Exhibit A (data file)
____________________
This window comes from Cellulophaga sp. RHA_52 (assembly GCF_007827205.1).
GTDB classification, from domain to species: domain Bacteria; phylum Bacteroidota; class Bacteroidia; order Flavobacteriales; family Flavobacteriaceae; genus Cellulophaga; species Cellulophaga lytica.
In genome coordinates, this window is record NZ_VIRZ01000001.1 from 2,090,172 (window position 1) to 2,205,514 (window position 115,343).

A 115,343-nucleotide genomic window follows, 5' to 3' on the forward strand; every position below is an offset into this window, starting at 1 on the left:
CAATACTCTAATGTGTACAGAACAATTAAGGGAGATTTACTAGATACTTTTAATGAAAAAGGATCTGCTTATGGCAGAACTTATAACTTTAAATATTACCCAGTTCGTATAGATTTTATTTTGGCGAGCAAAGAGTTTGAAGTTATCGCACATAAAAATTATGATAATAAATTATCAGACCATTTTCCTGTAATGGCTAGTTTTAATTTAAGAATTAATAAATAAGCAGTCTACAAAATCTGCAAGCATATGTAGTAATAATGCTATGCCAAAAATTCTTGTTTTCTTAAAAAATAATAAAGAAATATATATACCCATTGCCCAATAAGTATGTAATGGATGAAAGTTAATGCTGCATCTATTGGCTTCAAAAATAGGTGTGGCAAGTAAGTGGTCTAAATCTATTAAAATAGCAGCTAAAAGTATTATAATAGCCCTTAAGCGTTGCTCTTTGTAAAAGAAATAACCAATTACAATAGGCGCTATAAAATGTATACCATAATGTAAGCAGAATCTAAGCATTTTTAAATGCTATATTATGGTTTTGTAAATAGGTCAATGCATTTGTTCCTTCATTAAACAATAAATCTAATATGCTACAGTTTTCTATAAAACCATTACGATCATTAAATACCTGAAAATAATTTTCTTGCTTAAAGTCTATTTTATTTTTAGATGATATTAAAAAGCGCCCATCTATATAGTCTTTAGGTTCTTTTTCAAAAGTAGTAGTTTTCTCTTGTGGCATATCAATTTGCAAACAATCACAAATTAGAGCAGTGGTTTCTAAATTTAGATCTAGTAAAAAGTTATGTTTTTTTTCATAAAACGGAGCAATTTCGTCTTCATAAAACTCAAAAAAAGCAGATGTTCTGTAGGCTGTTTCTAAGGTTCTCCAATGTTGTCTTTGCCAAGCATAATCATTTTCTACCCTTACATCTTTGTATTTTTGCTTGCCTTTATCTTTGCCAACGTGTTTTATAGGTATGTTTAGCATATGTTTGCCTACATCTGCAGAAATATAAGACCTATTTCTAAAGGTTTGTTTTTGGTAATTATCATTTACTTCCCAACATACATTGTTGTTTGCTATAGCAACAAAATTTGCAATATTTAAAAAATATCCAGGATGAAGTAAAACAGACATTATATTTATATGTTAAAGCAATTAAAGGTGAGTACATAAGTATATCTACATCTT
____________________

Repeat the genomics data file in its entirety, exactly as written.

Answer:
This window comes from Cellulophaga sp. RHA_52 (assembly GCF_007827205.1).
GTDB classification, from domain to species: domain Bacteria; phylum Bacteroidota; class Bacteroidia; order Flavobacteriales; family Flavobacteriaceae; genus Cellulophaga; species Cellulophaga lytica.
In genome coordinates, this window is record NZ_VIRZ01000001.1 from 2,090,172 (window position 1) to 2,205,514 (window position 115,343).

A 115,343-nucleotide genomic window follows, 5' to 3' on the forward strand; every position below is an offset into this window, starting at 1 on the left:
CAATACTCTAATGTGTACAGAACAATTAAGGGAGATTTACTAGATACTTTTAATGAAAAAGGATCTGCTTATGGCAGAACTTATAACTTTAAATATTACCCAGTTCGTATAGATTTTATTTTGGCGAGCAAAGAGTTTGAAGTTATCGCACATAAAAATTATGATAATAAATTATCAGACCATTTTCCTGTAATGGCTAGTTTTAATTTAAGAATTAATAAATAAGCAGTCTACAAAATCTGCAAGCATATGTAGTAATAATGCTATGCCAAAAATTCTTGTTTTCTTAAAAAATAATAAAGAAATATATATACCCATTGCCCAATAAGTATGTAATGGATGAAAGTTAATGCTGCATCTATTGGCTTCAAAAATAGGTGTGGCAAGTAAGTGGTCTAAATCTATTAAAATAGCAGCTAAAAGTATTATAATAGCCCTTAAGCGTTGCTCTTTGTAAAAGAAATAACCAATTACAATAGGCGCTATAAAATGTATACCATAATGTAAGCAGAATCTAAGCATTTTTAAATGCTATATTATGGTTTTGTAAATAGGTCAATGCATTTGTTCCTTCATTAAACAATAAATCTAATATGCTACAGTTTTCTATAAAACCATTACGATCATTAAATACCTGAAAATAATTTTCTTGCTTAAAGTCTATTTTATTTTTAGATGATATTAAAAAGCGCCCATCTATATAGTCTTTAGGTTCTTTTTCAAAAGTAGTAGTTTTCTCTTGTGGCATATCAATTTGCAAACAATCACAAATTAGAGCAGTGGTTTCTAAATTTAGATCTAGTAAAAAGTTATGTTTTTTTTCATAAAACGGAGCAATTTCGTCTTCATAAAACTCAAAAAAAGCAGATGTTCTGTAGGCTGTTTCTAAGGTTCTCCAATGTTGTCTTTGCCAAGCATAATCATTTTCTACCCTTACATCTTTGTATTTTTGCTTGCCTTTATCTTTGCCAACGTGTTTTATAGGTATGTTTAGCATATGTTTGCCTACATCTGCAGAAATATAAGACCTATTTCTAAAGGTTTGTTTTTGGTAATTATCATTTACTTCCCAACATACATTGTTGTTTGCTATAGCAACAAAATTTGCAATATTTAAAAAATATCCAGGATGAAGTAAAACAGACATTATATTTATATGTTAAAGCAATTAAAGGTGAGTACATAAGTATATCTACATCTT